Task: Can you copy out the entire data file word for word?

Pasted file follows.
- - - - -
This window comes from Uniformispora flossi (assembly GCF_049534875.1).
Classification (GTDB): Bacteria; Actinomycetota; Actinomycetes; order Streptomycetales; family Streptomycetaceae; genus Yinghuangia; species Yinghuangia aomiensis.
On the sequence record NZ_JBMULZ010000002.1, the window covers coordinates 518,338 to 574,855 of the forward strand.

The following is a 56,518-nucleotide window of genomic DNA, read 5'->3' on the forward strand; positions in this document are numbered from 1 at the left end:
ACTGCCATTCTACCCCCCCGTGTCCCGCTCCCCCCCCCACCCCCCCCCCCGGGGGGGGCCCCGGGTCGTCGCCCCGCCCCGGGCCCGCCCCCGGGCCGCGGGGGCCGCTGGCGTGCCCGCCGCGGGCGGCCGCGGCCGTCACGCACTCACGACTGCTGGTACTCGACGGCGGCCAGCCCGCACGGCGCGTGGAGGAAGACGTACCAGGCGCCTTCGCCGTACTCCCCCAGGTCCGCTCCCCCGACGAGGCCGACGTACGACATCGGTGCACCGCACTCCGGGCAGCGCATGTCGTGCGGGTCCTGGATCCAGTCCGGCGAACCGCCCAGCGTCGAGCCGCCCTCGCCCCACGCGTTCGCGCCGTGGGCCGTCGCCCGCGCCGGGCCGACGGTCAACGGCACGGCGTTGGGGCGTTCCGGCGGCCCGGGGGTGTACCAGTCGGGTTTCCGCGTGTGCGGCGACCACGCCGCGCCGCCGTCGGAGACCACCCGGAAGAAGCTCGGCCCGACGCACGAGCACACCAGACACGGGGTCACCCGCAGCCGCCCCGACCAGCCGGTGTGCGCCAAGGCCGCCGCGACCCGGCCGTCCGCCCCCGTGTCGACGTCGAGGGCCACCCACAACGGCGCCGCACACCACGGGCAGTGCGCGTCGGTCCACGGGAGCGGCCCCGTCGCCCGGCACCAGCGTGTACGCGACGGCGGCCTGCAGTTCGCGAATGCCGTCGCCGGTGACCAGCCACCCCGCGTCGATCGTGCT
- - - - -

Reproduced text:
This window comes from Uniformispora flossi (assembly GCF_049534875.1).
Classification (GTDB): Bacteria; Actinomycetota; Actinomycetes; order Streptomycetales; family Streptomycetaceae; genus Yinghuangia; species Yinghuangia aomiensis.
On the sequence record NZ_JBMULZ010000002.1, the window covers coordinates 518,338 to 574,855 of the forward strand.

The following is a 56,518-nucleotide window of genomic DNA, read 5'->3' on the forward strand; positions in this document are numbered from 1 at the left end:
ACTGCCATTCTACCCCCCCGTGTCCCGCTCCCCCCCCCACCCCCCCCCCCGGGGGGGGCCCCGGGTCGTCGCCCCGCCCCGGGCCCGCCCCCGGGCCGCGGGGGCCGCTGGCGTGCCCGCCGCGGGCGGCCGCGGCCGTCACGCACTCACGACTGCTGGTACTCGACGGCGGCCAGCCCGCACGGCGCGTGGAGGAAGACGTACCAGGCGCCTTCGCCGTACTCCCCCAGGTCCGCTCCCCCGACGAGGCCGACGTACGACATCGGTGCACCGCACTCCGGGCAGCGCATGTCGTGCGGGTCCTGGATCCAGTCCGGCGAACCGCCCAGCGTCGAGCCGCCCTCGCCCCACGCGTTCGCGCCGTGGGCCGTCGCCCGCGCCGGGCCGACGGTCAACGGCACGGCGTTGGGGCGTTCCGGCGGCCCGGGGGTGTACCAGTCGGGTTTCCGCGTGTGCGGCGACCACGCCGCGCCGCCGTCGGAGACCACCCGGAAGAAGCTCGGCCCGACGCACGAGCACACCAGACACGGGGTCACCCGCAGCCGCCCCGACCAGCCGGTGTGCGCCAAGGCCGCCGCGACCCGGCCGTCCGCCCCCGTGTCGACGTCGAGGGCCACCCACAACGGCGCCGCACACCACGGGCAGTGCGCGTCGGTCCACGGGAGCGGCCCCGTCGCCCGGCACCAGCGTGTACGCGACGGCGGCCTGCAGTTCGCGAATGCCGTCGCCGGTGACCAGCCACCCCGCGTCGATCGTGCT